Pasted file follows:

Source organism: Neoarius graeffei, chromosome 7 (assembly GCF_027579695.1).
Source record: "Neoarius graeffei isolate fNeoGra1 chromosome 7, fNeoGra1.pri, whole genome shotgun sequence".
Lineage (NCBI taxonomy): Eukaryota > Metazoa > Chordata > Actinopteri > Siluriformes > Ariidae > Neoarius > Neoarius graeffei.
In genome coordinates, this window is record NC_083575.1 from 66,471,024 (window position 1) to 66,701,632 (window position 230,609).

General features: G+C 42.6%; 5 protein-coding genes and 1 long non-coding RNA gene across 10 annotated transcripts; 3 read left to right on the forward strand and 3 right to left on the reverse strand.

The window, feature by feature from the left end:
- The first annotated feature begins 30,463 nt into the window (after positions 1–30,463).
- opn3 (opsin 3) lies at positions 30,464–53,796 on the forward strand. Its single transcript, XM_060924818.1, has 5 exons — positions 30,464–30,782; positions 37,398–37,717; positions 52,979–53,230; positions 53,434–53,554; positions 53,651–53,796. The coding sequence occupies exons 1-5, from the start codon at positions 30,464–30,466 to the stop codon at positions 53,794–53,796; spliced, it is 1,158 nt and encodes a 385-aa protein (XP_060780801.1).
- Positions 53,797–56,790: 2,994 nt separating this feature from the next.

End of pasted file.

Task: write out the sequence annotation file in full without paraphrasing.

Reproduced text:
Source organism: Neoarius graeffei, chromosome 7 (assembly GCF_027579695.1).
Source record: "Neoarius graeffei isolate fNeoGra1 chromosome 7, fNeoGra1.pri, whole genome shotgun sequence".
Lineage (NCBI taxonomy): Eukaryota > Metazoa > Chordata > Actinopteri > Siluriformes > Ariidae > Neoarius > Neoarius graeffei.
In genome coordinates, this window is record NC_083575.1 from 66,471,024 (window position 1) to 66,701,632 (window position 230,609).

General features: G+C 42.6%; 5 protein-coding genes and 1 long non-coding RNA gene across 10 annotated transcripts; 3 read left to right on the forward strand and 3 right to left on the reverse strand.

The window, feature by feature from the left end:
- The first annotated feature begins 30,463 nt into the window (after positions 1–30,463).
- opn3 (opsin 3) lies at positions 30,464–53,796 on the forward strand. Its single transcript, XM_060924818.1, has 5 exons — positions 30,464–30,782; positions 37,398–37,717; positions 52,979–53,230; positions 53,434–53,554; positions 53,651–53,796. The coding sequence occupies exons 1-5, from the start codon at positions 30,464–30,466 to the stop codon at positions 53,794–53,796; spliced, it is 1,158 nt and encodes a 385-aa protein (XP_060780801.1).
- Positions 53,797–56,790: 2,994 nt separating this feature from the next.